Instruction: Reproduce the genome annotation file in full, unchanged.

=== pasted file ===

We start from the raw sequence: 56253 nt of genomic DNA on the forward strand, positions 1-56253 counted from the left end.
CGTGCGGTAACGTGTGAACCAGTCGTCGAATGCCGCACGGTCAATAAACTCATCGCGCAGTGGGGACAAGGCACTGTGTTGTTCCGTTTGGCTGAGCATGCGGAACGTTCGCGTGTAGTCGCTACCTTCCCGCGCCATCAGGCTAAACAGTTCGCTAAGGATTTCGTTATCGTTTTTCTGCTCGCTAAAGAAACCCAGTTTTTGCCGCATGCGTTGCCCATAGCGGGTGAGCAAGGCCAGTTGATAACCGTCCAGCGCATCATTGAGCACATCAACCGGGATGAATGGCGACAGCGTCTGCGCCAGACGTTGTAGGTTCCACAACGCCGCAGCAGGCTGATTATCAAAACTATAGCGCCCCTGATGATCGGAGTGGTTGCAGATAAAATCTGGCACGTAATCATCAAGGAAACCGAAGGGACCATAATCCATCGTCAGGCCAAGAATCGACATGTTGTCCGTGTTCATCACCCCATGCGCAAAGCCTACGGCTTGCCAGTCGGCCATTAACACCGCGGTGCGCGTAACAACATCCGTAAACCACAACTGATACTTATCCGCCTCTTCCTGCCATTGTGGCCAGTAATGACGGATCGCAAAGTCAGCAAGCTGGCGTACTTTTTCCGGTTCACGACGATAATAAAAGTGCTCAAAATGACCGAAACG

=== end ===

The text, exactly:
We start from the raw sequence: 56253 nt of genomic DNA on the forward strand, positions 1-56253 counted from the left end.
CGTGCGGTAACGTGTGAACCAGTCGTCGAATGCCGCACGGTCAATAAACTCATCGCGCAGTGGGGACAAGGCACTGTGTTGTTCCGTTTGGCTGAGCATGCGGAACGTTCGCGTGTAGTCGCTACCTTCCCGCGCCATCAGGCTAAACAGTTCGCTAAGGATTTCGTTATCGTTTTTCTGCTCGCTAAAGAAACCCAGTTTTTGCCGCATGCGTTGCCCATAGCGGGTGAGCAAGGCCAGTTGATAACCGTCCAGCGCATCATTGAGCACATCAACCGGGATGAATGGCGACAGCGTCTGCGCCAGACGTTGTAGGTTCCACAACGCCGCAGCAGGCTGATTATCAAAACTATAGCGCCCCTGATGATCGGAGTGGTTGCAGATAAAATCTGGCACGTAATCATCAAGGAAACCGAAGGGACCATAATCCATCGTCAGGCCAAGAATCGACATGTTGTCCGTGTTCATCACCCCATGCGCAAAGCCTACGGCTTGCCAGTCGGCCATTAACACCGCGGTGCGCGTAACAACATCCGTAAACCACAACTGATACTTATCCGCCTCTTCCTGCCATTGTGGCCAGTAATGACGGATCGCAAAGTCAGCAAGCTGGCGTACTTTTTCCGGTTCACGACGATAATAAAAGTGCTCAAAATGACCGAAACG